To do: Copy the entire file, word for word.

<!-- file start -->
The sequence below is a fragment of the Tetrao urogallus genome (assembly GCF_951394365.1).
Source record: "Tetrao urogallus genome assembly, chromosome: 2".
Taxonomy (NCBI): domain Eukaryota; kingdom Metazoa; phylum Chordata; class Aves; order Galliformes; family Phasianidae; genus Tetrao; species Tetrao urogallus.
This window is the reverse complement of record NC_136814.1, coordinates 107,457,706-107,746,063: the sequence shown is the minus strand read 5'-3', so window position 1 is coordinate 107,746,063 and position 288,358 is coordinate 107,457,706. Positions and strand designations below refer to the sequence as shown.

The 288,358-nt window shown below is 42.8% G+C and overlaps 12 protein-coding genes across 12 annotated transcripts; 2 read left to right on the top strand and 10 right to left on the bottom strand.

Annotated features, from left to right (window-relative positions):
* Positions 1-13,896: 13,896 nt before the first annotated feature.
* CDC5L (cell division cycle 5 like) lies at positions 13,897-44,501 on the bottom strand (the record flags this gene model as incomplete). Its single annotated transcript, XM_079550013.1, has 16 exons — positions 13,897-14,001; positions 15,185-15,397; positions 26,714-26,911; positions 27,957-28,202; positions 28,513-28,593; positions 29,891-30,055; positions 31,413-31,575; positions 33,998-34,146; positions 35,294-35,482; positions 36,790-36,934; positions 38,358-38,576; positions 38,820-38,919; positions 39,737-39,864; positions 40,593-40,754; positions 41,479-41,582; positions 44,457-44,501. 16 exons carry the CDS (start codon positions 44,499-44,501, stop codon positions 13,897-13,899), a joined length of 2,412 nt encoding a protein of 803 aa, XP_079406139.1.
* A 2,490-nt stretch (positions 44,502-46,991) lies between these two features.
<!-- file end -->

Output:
The sequence below is a fragment of the Tetrao urogallus genome (assembly GCF_951394365.1).
Source record: "Tetrao urogallus genome assembly, chromosome: 2".
Taxonomy (NCBI): domain Eukaryota; kingdom Metazoa; phylum Chordata; class Aves; order Galliformes; family Phasianidae; genus Tetrao; species Tetrao urogallus.
This window is the reverse complement of record NC_136814.1, coordinates 107,457,706-107,746,063: the sequence shown is the minus strand read 5'-3', so window position 1 is coordinate 107,746,063 and position 288,358 is coordinate 107,457,706. Positions and strand designations below refer to the sequence as shown.

The 288,358-nt window shown below is 42.8% G+C and overlaps 12 protein-coding genes across 12 annotated transcripts; 2 read left to right on the top strand and 10 right to left on the bottom strand.

Annotated features, from left to right (window-relative positions):
* Positions 1-13,896: 13,896 nt before the first annotated feature.
* CDC5L (cell division cycle 5 like) lies at positions 13,897-44,501 on the bottom strand (the record flags this gene model as incomplete). Its single annotated transcript, XM_079550013.1, has 16 exons — positions 13,897-14,001; positions 15,185-15,397; positions 26,714-26,911; positions 27,957-28,202; positions 28,513-28,593; positions 29,891-30,055; positions 31,413-31,575; positions 33,998-34,146; positions 35,294-35,482; positions 36,790-36,934; positions 38,358-38,576; positions 38,820-38,919; positions 39,737-39,864; positions 40,593-40,754; positions 41,479-41,582; positions 44,457-44,501. 16 exons carry the CDS (start codon positions 44,499-44,501, stop codon positions 13,897-13,899), a joined length of 2,412 nt encoding a protein of 803 aa, XP_079406139.1.
* A 2,490-nt stretch (positions 44,502-46,991) lies between these two features.